It’s senior year, and every student is just on pins and needles waiting for the school-year to end. Until it’s announced that asteroid is on a direct collision clash with Earth, with a 66.6% chance of destroying all life on the planet. Yet, through it all, 4 of these seniors – all completely different from each other – begin to bond, all as they wait for the imminent catastrophe to come.

I loved the exploration of labels and stereotypes within Wallach’s writing. Each of our four main characters are essentially high school stereotypes, yet he manages to make them more than simple stereotypes by giving them dreams, hopes and aspirations of their own.

  • The Athlete: With a scholarship in his favorite sport to his dream school, Peter is ecstatic, except for one thing: he wants a girl he can’t have.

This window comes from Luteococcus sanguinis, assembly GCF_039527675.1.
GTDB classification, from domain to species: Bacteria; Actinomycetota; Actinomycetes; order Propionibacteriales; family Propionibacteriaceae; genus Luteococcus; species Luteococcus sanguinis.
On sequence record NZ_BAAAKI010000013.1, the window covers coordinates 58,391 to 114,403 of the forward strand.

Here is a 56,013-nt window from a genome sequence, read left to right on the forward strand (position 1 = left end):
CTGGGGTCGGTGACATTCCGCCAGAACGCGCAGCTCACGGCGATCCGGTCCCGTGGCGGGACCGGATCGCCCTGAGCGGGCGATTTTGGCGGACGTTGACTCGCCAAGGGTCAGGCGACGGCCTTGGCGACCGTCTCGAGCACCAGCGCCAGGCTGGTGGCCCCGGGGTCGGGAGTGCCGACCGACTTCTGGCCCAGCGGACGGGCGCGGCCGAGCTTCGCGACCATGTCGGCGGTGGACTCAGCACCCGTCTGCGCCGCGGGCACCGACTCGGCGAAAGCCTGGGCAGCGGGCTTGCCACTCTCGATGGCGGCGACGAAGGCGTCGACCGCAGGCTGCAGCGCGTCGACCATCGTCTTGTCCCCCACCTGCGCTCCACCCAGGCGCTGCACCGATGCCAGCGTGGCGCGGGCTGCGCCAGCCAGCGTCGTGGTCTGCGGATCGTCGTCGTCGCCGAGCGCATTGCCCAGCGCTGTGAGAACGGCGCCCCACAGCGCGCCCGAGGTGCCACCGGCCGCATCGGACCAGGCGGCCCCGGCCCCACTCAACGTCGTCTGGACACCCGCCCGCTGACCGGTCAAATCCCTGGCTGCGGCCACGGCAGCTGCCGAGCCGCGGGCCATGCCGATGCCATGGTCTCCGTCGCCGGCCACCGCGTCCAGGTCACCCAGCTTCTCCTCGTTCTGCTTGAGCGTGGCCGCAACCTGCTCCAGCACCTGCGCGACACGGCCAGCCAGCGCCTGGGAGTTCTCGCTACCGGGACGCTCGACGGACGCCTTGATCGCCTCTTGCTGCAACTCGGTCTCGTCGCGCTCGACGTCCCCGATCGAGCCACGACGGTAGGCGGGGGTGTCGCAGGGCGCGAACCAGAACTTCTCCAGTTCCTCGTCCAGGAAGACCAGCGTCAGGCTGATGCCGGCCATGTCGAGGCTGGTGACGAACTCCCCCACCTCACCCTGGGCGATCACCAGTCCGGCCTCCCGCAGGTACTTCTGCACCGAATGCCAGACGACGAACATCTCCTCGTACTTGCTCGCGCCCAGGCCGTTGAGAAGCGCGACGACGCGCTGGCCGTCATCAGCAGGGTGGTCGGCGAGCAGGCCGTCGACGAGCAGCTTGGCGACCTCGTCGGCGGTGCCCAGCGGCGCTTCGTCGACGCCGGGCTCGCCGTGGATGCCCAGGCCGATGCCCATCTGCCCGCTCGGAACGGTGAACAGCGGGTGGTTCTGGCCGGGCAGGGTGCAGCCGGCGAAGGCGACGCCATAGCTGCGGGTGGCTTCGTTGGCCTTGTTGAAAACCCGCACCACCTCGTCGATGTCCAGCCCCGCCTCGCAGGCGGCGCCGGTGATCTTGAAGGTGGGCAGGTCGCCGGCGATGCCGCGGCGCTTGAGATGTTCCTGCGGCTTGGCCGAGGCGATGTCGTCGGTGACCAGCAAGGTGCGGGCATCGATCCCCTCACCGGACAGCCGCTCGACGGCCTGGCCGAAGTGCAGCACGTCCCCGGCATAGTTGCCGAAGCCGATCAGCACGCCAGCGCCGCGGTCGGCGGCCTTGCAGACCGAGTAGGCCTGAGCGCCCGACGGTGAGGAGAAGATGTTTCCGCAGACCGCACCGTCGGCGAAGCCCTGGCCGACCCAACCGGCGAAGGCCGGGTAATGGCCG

• The Outcast: Ever since she was labeled a slut, Eliza has been followed by vicious rumors and whispers; yet all she wants is to be remembered for something other than sleeping around.
  • The Slacker: Andy doesn’t understand the fuss about careers and jobs – especially when news of the asteroid comes. All he wants is to get the girl he likes to notice him before it’s too late.
  • The Overachiever: With her 4.0 GPA and the amount of college acceptance letters coming in the mail, Anita should be happy, but she isn’t. Because all Anita wants is to become a singer, something her parents have forbidden.